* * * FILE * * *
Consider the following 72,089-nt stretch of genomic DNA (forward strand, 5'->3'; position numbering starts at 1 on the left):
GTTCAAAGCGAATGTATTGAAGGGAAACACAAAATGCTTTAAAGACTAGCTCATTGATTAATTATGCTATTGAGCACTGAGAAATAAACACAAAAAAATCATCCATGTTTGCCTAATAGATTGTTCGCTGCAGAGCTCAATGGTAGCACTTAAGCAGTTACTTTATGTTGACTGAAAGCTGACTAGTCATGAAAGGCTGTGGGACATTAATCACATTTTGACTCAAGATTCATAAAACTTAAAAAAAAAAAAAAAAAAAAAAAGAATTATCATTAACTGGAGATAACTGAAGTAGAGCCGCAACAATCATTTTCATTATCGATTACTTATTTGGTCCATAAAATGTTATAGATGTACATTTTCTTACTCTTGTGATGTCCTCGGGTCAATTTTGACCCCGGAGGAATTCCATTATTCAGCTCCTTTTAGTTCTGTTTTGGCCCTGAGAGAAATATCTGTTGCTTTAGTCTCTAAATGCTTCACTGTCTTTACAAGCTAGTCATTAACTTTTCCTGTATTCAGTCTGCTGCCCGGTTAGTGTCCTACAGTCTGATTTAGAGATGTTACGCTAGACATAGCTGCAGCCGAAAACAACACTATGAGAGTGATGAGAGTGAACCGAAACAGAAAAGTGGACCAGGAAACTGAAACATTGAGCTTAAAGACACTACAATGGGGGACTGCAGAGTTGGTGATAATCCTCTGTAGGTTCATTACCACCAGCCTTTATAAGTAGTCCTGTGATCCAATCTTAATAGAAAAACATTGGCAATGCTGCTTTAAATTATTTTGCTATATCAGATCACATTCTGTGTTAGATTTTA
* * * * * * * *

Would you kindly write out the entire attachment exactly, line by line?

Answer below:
Consider the following 72,089-nt stretch of genomic DNA (forward strand, 5'->3'; position numbering starts at 1 on the left):
GTTCAAAGCGAATGTATTGAAGGGAAACACAAAATGCTTTAAAGACTAGCTCATTGATTAATTATGCTATTGAGCACTGAGAAATAAACACAAAAAAATCATCCATGTTTGCCTAATAGATTGTTCGCTGCAGAGCTCAATGGTAGCACTTAAGCAGTTACTTTATGTTGACTGAAAGCTGACTAGTCATGAAAGGCTGTGGGACATTAATCACATTTTGACTCAAGATTCATAAAACTTAAAAAAAAAAAAAAAAAAAAAAAGAATTATCATTAACTGGAGATAACTGAAGTAGAGCCGCAACAATCATTTTCATTATCGATTACTTATTTGGTCCATAAAATGTTATAGATGTACATTTTCTTACTCTTGTGATGTCCTCGGGTCAATTTTGACCCCGGAGGAATTCCATTATTCAGCTCCTTTTAGTTCTGTTTTGGCCCTGAGAGAAATATCTGTTGCTTTAGTCTCTAAATGCTTCACTGTCTTTACAAGCTAGTCATTAACTTTTCCTGTATTCAGTCTGCTGCCCGGTTAGTGTCCTACAGTCTGATTTAGAGATGTTACGCTAGACATAGCTGCAGCCGAAAACAACACTATGAGAGTGATGAGAGTGAACCGAAACAGAAAAGTGGACCAGGAAACTGAAACATTGAGCTTAAAGACACTACAATGGGGGACTGCAGAGTTGGTGATAATCCTCTGTAGGTTCATTACCACCAGCCTTTATAAGTAGTCCTGTGATCCAATCTTAATAGAAAAACATTGGCAATGCTGCTTTAAATTATTTTGCTATATCAGATCACATTCTGTGTTAGATTTTA